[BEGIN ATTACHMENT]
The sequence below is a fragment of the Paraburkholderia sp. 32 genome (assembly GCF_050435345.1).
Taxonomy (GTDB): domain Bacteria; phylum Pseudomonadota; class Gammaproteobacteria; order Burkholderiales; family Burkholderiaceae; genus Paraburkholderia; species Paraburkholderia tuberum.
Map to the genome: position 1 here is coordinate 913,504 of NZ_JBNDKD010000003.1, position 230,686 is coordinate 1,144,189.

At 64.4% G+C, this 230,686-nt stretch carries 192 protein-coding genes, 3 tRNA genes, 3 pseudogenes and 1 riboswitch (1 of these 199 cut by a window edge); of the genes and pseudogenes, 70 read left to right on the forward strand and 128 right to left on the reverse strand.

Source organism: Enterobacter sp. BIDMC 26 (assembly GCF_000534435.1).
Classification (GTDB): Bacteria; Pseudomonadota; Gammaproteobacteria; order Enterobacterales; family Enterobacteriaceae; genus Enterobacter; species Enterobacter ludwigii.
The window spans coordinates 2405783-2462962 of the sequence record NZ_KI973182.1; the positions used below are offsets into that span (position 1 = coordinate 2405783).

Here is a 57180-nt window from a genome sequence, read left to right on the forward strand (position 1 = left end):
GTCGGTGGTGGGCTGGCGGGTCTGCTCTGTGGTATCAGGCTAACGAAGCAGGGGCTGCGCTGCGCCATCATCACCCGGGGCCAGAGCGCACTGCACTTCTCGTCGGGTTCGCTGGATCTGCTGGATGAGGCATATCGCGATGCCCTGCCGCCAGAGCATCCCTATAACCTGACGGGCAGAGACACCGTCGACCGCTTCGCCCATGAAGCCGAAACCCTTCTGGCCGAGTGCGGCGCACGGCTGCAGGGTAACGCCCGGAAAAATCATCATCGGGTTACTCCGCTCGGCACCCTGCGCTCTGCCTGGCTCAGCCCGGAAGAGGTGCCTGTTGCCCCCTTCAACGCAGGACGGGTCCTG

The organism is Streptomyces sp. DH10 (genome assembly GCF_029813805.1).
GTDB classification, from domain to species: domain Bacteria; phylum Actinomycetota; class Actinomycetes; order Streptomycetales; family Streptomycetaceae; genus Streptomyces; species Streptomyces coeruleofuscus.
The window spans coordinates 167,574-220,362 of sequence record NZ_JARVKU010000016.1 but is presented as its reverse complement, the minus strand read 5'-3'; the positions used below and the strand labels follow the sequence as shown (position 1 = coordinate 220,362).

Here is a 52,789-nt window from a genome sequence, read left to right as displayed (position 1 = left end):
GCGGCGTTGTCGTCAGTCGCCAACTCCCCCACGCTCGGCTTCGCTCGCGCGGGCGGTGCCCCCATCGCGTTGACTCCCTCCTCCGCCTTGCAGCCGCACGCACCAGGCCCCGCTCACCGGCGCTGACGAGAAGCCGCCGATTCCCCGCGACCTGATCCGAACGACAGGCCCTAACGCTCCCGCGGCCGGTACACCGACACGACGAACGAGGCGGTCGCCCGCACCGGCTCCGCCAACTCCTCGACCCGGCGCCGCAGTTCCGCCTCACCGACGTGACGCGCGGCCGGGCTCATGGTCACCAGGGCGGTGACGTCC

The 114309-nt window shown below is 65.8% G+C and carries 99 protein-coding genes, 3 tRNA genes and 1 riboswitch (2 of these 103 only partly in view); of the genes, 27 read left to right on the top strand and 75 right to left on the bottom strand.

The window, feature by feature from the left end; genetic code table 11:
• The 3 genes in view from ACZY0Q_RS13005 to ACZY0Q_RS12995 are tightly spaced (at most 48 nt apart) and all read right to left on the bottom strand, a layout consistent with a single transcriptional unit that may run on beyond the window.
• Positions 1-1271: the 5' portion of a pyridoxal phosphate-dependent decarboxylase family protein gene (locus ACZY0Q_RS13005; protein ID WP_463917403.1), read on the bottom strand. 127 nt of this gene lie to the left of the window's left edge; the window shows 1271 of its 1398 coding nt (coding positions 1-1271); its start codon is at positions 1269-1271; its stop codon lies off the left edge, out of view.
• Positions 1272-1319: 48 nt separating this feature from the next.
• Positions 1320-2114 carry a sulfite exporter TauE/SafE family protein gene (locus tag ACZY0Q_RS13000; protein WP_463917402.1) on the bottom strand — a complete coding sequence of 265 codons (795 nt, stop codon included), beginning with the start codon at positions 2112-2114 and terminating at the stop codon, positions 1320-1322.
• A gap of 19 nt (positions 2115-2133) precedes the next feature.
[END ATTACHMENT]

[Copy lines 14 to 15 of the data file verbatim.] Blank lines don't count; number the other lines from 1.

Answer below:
GCGGCGTTGTCGTCAGTCGCCAACTCCCCCACGCTCGGCTTCGCTCGCGCGGGCGGTGCCCCCATCGCGTTGACTCCCTCCTCCGCCTTGCAGCCGCACGCACCAGGCCCCGCTCACCGGCGCTGACGAGAAGCCGCCGATTCCCCGCGACCTGATCCGAACGACAGGCCCTAACGCTCCCGCGGCCGGTACACCGACACGACGAACGAGGCGGTCGCCCGCACCGGCTCCGCCAACTCCTCGACCCGGCGCCGCAGTTCCGCCTCACCGACGTGACGCGCGGCCGGGCTCATGGTCACCAGGGCGGTGACGTCC

The 114309-nt window shown below is 65.8% G+C and carries 99 protein-coding genes, 3 tRNA genes and 1 riboswitch (2 of these 103 only partly in view); of the genes, 27 read left to right on the top strand and 75 right to left on the bottom strand.